Firefighters' Blood Pressure Can Rise When Duty Calls

News Picture: Firefighters' Blood Pressure Can Rise When Duty Calls
MONDAY, Nov. 8, 2021 (HealthDay News)

Working in an already dangerous environment, the blood pressure of firefighters jumps when they get an emergency call, new research shows.

That could be risky for those who already have high blood pressure, experts say.

"All emergency and first responders should be aware of their health," said senior author Deborah Feairheller, director of the clinical cardiac program at the University of New Hampshire. "They should know what their typical blood pressure level is and be aware of how it fluctuates. Most important, if they have high blood pressure, they should make sure it is well-controlled."

While almost half of American adults have high blood pressure, the rate is much higher among firefighters.

"The current data show that almost 75% of firefighters have hypertension, and less than 25% have their blood pressure under control," Feairheller said.

High blood pressure increases the risk of heart attack and stroke, and more than half of deaths among firefighters in the line of duty are related to heart disease, the American Heart Association is (AHA) noted.

For the study, 41 volunteer and city firefighters from suburban Philadelphia and the Dover, N.H., area wore portable blood pressure monitors during an on-call shift lasting at least 12 straight hours.

In addition to the automatic blood pressure readings, participants were asked to trigger the monitor to take a reading whenever there was an emergency call or they were in a stressful situation.

Participants included 37 men and four women (average age: about 41). All were white, had high blood pressure and were overweight or obese. They had an average of nearly 17 years of job experience.

While wearing the monitor, their average blood pressure was 131/79.3 mm Hg and average heart rate was 75.7 beats per minute. (A normal blood pressure is below 120/80.)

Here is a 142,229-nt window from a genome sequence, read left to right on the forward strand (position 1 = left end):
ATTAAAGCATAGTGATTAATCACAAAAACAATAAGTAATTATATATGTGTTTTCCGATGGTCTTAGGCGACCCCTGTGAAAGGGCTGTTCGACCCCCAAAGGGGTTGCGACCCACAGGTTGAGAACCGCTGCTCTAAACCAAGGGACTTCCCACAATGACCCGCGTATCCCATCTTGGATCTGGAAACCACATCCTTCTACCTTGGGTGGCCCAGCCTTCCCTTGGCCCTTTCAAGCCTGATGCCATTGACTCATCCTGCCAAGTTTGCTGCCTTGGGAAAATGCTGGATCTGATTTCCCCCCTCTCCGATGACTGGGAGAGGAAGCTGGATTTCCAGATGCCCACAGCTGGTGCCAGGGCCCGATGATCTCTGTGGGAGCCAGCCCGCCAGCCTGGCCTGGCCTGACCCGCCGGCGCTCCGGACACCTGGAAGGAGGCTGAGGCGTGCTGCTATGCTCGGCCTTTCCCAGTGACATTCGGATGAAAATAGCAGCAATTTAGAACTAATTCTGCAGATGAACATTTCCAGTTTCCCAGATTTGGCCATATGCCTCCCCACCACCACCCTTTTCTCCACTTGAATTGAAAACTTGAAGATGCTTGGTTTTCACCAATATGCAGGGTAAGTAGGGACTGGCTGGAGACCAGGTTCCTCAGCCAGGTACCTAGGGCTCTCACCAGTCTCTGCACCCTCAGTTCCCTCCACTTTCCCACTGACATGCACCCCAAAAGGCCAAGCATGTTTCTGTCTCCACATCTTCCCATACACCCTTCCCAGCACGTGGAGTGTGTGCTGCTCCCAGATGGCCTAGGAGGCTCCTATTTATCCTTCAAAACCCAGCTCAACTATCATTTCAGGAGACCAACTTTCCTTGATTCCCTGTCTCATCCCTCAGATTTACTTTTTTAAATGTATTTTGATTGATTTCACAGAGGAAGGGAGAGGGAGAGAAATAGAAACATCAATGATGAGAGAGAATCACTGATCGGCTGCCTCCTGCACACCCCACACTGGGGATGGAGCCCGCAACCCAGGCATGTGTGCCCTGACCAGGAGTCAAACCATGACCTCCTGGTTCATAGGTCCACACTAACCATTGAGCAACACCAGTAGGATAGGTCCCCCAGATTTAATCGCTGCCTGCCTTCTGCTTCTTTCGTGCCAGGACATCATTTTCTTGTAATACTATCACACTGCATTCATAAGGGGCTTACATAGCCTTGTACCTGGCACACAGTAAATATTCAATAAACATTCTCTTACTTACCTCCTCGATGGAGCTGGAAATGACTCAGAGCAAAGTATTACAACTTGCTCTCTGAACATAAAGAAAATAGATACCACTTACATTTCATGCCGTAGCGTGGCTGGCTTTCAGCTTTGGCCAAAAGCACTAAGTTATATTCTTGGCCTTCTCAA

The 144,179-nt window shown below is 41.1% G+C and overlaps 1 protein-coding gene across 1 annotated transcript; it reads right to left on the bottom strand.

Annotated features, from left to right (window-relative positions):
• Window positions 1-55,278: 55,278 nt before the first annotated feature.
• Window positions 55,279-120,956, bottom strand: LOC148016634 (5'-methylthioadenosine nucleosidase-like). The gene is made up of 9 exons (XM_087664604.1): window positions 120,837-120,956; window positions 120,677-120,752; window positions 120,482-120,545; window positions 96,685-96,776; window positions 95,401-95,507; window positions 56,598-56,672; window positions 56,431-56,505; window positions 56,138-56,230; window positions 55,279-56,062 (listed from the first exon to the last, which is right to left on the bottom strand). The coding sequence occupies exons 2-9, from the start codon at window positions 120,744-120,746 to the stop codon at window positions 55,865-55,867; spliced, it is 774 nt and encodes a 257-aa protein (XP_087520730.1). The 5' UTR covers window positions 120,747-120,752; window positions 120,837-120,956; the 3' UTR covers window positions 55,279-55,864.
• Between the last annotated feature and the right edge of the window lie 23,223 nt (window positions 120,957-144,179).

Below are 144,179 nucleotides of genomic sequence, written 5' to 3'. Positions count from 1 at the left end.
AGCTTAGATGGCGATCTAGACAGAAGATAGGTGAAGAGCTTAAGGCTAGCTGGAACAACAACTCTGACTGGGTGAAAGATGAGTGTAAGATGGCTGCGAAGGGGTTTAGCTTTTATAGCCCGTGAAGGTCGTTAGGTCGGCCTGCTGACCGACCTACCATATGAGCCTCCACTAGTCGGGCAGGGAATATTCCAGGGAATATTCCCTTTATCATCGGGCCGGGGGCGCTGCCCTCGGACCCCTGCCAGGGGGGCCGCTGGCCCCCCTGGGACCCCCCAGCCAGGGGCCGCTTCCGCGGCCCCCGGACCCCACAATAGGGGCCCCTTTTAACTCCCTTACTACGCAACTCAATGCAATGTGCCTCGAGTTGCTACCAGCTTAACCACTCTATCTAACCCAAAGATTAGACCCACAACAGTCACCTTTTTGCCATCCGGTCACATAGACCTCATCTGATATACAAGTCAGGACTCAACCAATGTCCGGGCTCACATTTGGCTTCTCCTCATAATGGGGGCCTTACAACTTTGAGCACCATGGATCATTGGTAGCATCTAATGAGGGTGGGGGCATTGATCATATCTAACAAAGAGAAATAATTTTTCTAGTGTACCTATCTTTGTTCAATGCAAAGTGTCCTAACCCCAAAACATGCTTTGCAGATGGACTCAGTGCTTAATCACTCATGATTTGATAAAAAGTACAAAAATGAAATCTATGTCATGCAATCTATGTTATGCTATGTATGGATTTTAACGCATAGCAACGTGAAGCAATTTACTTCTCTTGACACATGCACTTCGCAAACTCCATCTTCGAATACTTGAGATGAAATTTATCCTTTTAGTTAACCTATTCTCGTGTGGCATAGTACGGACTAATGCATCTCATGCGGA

On average, systolic (top number) blood pressure jumped 19.2 mm Hg with fire calls and 18.7 mm Hg with medical calls. Diastolic (lower number) blood pressure rose 10.5 mm Hg with fire calls and 16.5 mm Hg with medical calls, compared with readings immediately before the calls.

Systolic blood pressure is the force your heart exerts on the arteries as it beats; diastolic blood pressure measures force in between beats.

The researchers found that compared with firefighters' average readings, systolic blood pressure was 9% higher during fire calls, and diastolic blood pressure was 9% higher during medical calls.

Average heart rate rose 10 beats per minute with fire calls and 15 beats per minute for medical calls.

There were no significant differences in blood pressure, heart rate or blood pressure surge levels when comparing responses among fire calls, medical calls, riding in an emergency vehicle or false alarms.

The findings will be presented Saturday at the online annual meeting of the AHA. Research presented at meetings is typically considered preliminary until published in a peer-reviewed journal.

"The public knows the value that emergency responders provide to communities," Feairheller said in an AHA news release. "We hope to increase awareness that many firefighters have hypertension and that their blood pressure can increase to very dangerous levels when responding to emergency calls."

More information

The U.S. National Heart, Lung, and Blood Institute has more on high blood pressure.

SOURCE: American Heart Association, news release, Nov. 5, 2021

Robert Preidt

MedicalNews
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